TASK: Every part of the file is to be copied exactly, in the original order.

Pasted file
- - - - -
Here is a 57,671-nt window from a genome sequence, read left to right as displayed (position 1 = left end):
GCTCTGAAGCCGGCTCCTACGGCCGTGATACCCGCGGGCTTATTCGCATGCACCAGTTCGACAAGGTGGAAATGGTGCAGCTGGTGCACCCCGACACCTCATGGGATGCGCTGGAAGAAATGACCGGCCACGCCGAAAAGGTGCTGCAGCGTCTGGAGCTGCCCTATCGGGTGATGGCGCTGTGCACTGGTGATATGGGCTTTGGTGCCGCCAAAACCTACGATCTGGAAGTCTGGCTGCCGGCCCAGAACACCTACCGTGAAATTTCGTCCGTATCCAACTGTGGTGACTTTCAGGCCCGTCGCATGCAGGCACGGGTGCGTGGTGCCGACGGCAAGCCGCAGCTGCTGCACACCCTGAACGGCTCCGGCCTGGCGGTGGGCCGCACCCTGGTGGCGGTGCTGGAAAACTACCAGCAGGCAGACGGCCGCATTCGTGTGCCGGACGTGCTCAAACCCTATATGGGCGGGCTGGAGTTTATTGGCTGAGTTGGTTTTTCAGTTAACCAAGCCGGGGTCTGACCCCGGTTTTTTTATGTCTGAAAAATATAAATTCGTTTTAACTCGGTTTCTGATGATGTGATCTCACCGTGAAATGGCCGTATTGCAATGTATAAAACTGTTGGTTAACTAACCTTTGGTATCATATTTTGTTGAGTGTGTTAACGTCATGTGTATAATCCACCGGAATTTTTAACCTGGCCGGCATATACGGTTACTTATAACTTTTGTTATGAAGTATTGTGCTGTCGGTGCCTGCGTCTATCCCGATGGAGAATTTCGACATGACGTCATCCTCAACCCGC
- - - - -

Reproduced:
Here is a 57,671-nt window from a genome sequence, read left to right as displayed (position 1 = left end):
GCTCTGAAGCCGGCTCCTACGGCCGTGATACCCGCGGGCTTATTCGCATGCACCAGTTCGACAAGGTGGAAATGGTGCAGCTGGTGCACCCCGACACCTCATGGGATGCGCTGGAAGAAATGACCGGCCACGCCGAAAAGGTGCTGCAGCGTCTGGAGCTGCCCTATCGGGTGATGGCGCTGTGCACTGGTGATATGGGCTTTGGTGCCGCCAAAACCTACGATCTGGAAGTCTGGCTGCCGGCCCAGAACACCTACCGTGAAATTTCGTCCGTATCCAACTGTGGTGACTTTCAGGCCCGTCGCATGCAGGCACGGGTGCGTGGTGCCGACGGCAAGCCGCAGCTGCTGCACACCCTGAACGGCTCCGGCCTGGCGGTGGGCCGCACCCTGGTGGCGGTGCTGGAAAACTACCAGCAGGCAGACGGCCGCATTCGTGTGCCGGACGTGCTCAAACCCTATATGGGCGGGCTGGAGTTTATTGGCTGAGTTGGTTTTTCAGTTAACCAAGCCGGGGTCTGACCCCGGTTTTTTTATGTCTGAAAAATATAAATTCGTTTTAACTCGGTTTCTGATGATGTGATCTCACCGTGAAATGGCCGTATTGCAATGTATAAAACTGTTGGTTAACTAACCTTTGGTATCATATTTTGTTGAGTGTGTTAACGTCATGTGTATAATCCACCGGAATTTTTAACCTGGCCGGCATATACGGTTACTTATAACTTTTGTTATGAAGTATTGTGCTGTCGGTGCCTGCGTCTATCCCGATGGAGAATTTCGACATGACGTCATCCTCAACCCGC